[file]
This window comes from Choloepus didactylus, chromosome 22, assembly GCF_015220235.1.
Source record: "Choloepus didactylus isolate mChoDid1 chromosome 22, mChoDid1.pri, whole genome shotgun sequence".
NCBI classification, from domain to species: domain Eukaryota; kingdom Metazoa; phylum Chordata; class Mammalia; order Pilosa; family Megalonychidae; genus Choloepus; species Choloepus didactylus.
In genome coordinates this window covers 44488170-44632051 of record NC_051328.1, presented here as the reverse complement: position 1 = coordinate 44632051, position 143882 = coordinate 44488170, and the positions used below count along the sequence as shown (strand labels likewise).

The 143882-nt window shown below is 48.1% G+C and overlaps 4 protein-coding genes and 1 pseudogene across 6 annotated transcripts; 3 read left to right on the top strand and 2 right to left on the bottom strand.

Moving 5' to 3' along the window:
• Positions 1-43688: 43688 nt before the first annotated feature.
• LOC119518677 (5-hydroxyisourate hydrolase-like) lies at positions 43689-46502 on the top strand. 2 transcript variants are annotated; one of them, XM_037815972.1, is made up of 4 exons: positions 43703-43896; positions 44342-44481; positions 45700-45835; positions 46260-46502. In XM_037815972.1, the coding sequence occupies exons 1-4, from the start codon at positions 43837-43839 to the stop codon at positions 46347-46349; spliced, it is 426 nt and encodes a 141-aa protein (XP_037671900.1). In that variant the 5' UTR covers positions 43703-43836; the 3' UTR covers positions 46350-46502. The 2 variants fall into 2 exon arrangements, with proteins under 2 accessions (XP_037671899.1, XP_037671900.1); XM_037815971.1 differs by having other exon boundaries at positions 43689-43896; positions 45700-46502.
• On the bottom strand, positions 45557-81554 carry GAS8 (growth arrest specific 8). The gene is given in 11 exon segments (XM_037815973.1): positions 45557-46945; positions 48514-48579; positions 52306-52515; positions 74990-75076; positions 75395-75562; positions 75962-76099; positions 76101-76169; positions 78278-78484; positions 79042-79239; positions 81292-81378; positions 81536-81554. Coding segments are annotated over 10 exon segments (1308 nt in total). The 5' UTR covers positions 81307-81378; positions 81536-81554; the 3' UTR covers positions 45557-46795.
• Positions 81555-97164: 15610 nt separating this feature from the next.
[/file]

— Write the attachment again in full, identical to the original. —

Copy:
This window comes from Choloepus didactylus, chromosome 22, assembly GCF_015220235.1.
Source record: "Choloepus didactylus isolate mChoDid1 chromosome 22, mChoDid1.pri, whole genome shotgun sequence".
NCBI classification, from domain to species: domain Eukaryota; kingdom Metazoa; phylum Chordata; class Mammalia; order Pilosa; family Megalonychidae; genus Choloepus; species Choloepus didactylus.
In genome coordinates this window covers 44488170-44632051 of record NC_051328.1, presented here as the reverse complement: position 1 = coordinate 44632051, position 143882 = coordinate 44488170, and the positions used below count along the sequence as shown (strand labels likewise).

The 143882-nt window shown below is 48.1% G+C and overlaps 4 protein-coding genes and 1 pseudogene across 6 annotated transcripts; 3 read left to right on the top strand and 2 right to left on the bottom strand.

Moving 5' to 3' along the window:
• Positions 1-43688: 43688 nt before the first annotated feature.
• LOC119518677 (5-hydroxyisourate hydrolase-like) lies at positions 43689-46502 on the top strand. 2 transcript variants are annotated; one of them, XM_037815972.1, is made up of 4 exons: positions 43703-43896; positions 44342-44481; positions 45700-45835; positions 46260-46502. In XM_037815972.1, the coding sequence occupies exons 1-4, from the start codon at positions 43837-43839 to the stop codon at positions 46347-46349; spliced, it is 426 nt and encodes a 141-aa protein (XP_037671900.1). In that variant the 5' UTR covers positions 43703-43836; the 3' UTR covers positions 46350-46502. The 2 variants fall into 2 exon arrangements, with proteins under 2 accessions (XP_037671899.1, XP_037671900.1); XM_037815971.1 differs by having other exon boundaries at positions 43689-43896; positions 45700-46502.
• On the bottom strand, positions 45557-81554 carry GAS8 (growth arrest specific 8). The gene is given in 11 exon segments (XM_037815973.1): positions 45557-46945; positions 48514-48579; positions 52306-52515; positions 74990-75076; positions 75395-75562; positions 75962-76099; positions 76101-76169; positions 78278-78484; positions 79042-79239; positions 81292-81378; positions 81536-81554. Coding segments are annotated over 10 exon segments (1308 nt in total). The 5' UTR covers positions 81307-81378; positions 81536-81554; the 3' UTR covers positions 45557-46795.
• Positions 81555-97164: 15610 nt separating this feature from the next.